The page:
A panel of healthcare experts representing privacy, trends, technology, regulatory, data breach, and governance were asked to weigh in with their forecasts for 2011. These experts suggest that as health information exchanges take form, millions of patient records—soon to be available as digital files—will lead to potential unauthorized access, violation of new data breach laws and, more importantly, exposure to the threat of medical and financial identity theft.

These predictions are supported by the recent Ponemon Institute’s Benchmark Study on Patient Privacy and Data Security, published November 2010, which found that data breaches of patient information cost the healthcare industry $6 billion annually; protecting patient data is a low priority for hospitals; and the healthcare industry lags behind the recently enacted HITECH laws…

Industry-Wide Experts Share Their Opinions and Insight…

Dr. Deborah Peel, M.D., practicing physician and founder of Patient Privacy Rights; the nation’s health privacy watchdog

“2011 will be the year that Americans recognize they can’t control personal health information in health IT systems and data exchanges. Will 2011 be the year that data security and privacy are the top of the nation’s agenda? I hope so. The right to privacy is the essential right of individuals in vibrant Democracies. If we don’t do it right in healthcare, we won’t have any privacy in the Digital Age.”…

Experts name top 7 trends in health information privacy for 2011

A panel of healthcare experts representing privacy, trends, technology, regulatory, data breach and governance have identified the top seven trends in healthcare information privacy for 2011.

The experts suggest that as health information exchanges take form, millions of patient records – soon to be available as digital files – will lead to potential unauthorized access, violation of new data breach laws and exposure to the threat of medical and financial identity theft.

“Endemic failure to keep pace with best practices and advancing technology has resulted in antiquated data security, governance, policy plaguing in the healthcare industry,” said Larry Ponemon, chairman and founder, Ponemon Institute.

“Millions of patients are at risk for medical and financial identity fraud due to inadequate information security,” he said. “Information security in the healthcare industry is at the fulcrum of economic, technological, and regulatory influence and, to date, it has not demonstrated an ability to adapt to meet the resulting challenges – but it must. The reputation and well-being of those organizations upon which we rely to practice the healing arts depends on it,” he said…

New Patient Privacy Poll

Should anyone other than you control your personal health information in electronic health systems? Across the board, Americans resoundingly say “NO.”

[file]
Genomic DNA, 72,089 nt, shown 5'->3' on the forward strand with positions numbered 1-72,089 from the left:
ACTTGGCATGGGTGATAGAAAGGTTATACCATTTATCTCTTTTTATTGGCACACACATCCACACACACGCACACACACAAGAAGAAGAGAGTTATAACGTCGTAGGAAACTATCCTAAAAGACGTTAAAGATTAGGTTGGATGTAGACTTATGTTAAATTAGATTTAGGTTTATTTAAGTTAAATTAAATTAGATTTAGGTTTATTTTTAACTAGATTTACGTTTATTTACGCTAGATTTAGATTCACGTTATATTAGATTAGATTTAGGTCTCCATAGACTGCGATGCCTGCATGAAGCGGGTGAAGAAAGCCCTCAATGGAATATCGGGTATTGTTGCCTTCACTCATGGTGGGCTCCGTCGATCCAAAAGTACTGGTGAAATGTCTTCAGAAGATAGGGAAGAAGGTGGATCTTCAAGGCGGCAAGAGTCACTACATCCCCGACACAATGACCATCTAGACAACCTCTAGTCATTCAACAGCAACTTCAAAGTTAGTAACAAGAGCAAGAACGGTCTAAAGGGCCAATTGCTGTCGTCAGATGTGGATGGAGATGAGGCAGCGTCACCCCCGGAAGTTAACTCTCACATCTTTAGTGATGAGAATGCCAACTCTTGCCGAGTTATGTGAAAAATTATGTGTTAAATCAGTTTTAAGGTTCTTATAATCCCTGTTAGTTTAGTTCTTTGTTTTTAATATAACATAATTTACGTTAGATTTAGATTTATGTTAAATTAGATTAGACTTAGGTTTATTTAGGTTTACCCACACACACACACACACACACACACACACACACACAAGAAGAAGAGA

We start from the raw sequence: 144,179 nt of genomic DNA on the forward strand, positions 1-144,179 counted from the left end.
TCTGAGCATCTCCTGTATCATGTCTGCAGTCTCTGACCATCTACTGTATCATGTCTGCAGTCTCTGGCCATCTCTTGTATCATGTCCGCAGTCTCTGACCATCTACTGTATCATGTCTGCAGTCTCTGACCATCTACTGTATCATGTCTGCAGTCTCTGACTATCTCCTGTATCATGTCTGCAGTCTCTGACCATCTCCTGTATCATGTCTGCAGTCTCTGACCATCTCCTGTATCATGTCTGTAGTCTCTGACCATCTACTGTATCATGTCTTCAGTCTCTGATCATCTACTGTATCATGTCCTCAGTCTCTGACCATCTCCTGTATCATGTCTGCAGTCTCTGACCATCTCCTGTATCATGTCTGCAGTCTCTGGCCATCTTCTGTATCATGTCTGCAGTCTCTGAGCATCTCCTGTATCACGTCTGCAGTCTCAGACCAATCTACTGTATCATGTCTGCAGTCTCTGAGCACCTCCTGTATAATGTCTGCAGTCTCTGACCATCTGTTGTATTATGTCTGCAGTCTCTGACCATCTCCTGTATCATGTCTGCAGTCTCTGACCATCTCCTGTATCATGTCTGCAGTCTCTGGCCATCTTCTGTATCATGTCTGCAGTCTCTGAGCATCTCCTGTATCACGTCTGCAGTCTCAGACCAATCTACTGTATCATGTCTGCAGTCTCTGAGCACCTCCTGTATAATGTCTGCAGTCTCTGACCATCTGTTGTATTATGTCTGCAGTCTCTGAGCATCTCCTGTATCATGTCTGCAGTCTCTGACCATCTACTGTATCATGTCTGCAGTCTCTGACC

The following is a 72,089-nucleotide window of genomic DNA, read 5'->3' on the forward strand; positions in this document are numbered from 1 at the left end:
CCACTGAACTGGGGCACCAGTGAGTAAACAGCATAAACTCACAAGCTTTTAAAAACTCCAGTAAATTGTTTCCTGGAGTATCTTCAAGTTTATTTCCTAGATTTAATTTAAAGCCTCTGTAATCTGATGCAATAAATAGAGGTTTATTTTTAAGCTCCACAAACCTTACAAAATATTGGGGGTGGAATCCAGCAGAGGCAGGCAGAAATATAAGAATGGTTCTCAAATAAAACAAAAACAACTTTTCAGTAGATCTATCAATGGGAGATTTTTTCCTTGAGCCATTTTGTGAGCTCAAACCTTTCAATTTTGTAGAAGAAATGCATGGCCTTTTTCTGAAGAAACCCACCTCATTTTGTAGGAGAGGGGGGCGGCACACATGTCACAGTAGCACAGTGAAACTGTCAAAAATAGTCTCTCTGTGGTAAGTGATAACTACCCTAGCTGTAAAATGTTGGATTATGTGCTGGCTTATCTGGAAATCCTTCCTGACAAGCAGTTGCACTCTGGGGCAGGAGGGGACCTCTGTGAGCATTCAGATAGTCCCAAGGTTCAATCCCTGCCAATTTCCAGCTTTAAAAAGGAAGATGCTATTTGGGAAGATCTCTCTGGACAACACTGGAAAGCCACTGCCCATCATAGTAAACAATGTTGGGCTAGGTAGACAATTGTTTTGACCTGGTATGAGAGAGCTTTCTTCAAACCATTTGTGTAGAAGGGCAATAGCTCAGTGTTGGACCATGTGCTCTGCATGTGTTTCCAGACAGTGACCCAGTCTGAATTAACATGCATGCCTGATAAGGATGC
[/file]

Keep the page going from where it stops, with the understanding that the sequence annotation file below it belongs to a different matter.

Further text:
Patient Privacy Rights worked with Zogby International to conduct an online survey of over 2000 adults to identify their views on privacy, access to health information, and health information technology (health IT). The results were overwhelmingly in favor of individual choice and control over personal health information.

View the Privacy Poll Results
View the Press Release
Listen to the Press Teleconference here

News Coverage
Healthcare IT News: Poll: Huge majorities want control over health info
Forbes: Americans Want to Control Their Health Information
Fierce Health IT: Majority of Americans want personal control of health information
Modern Healthcare: Privacy desires ignored

Americans are not just concerned about corporations snooping in their medicine cabinets, but also about researchers, nosy employees, and people with malicious intent, such as an ex-spouse or abusive partner.

Over ninety percent of Americans want to be able to decide which individual people can see and use their health information. This reflects a strong desire for very specific, detailed control.

Note: A sampling of Zogby International’s online panel, which is representative of the adult population of the US, was invited to participate. Slight weights were added to region, party, age, race, religion, gender,
education to more accurately reflect the population. The margin of error is +/- 2.2 percentage points.

Insurers: Records weren’t lost at health fair

See Story: Insurers: Records weren’t lost at health fair

This story just gets worse, highlighting the poor judgment of the insurance companies. Keystone Mercy Health Plan and AmeriHealth Mercy Health Plan never even considered how sensitive patients are about the privacy of personal health information, from their prescription records to DNA.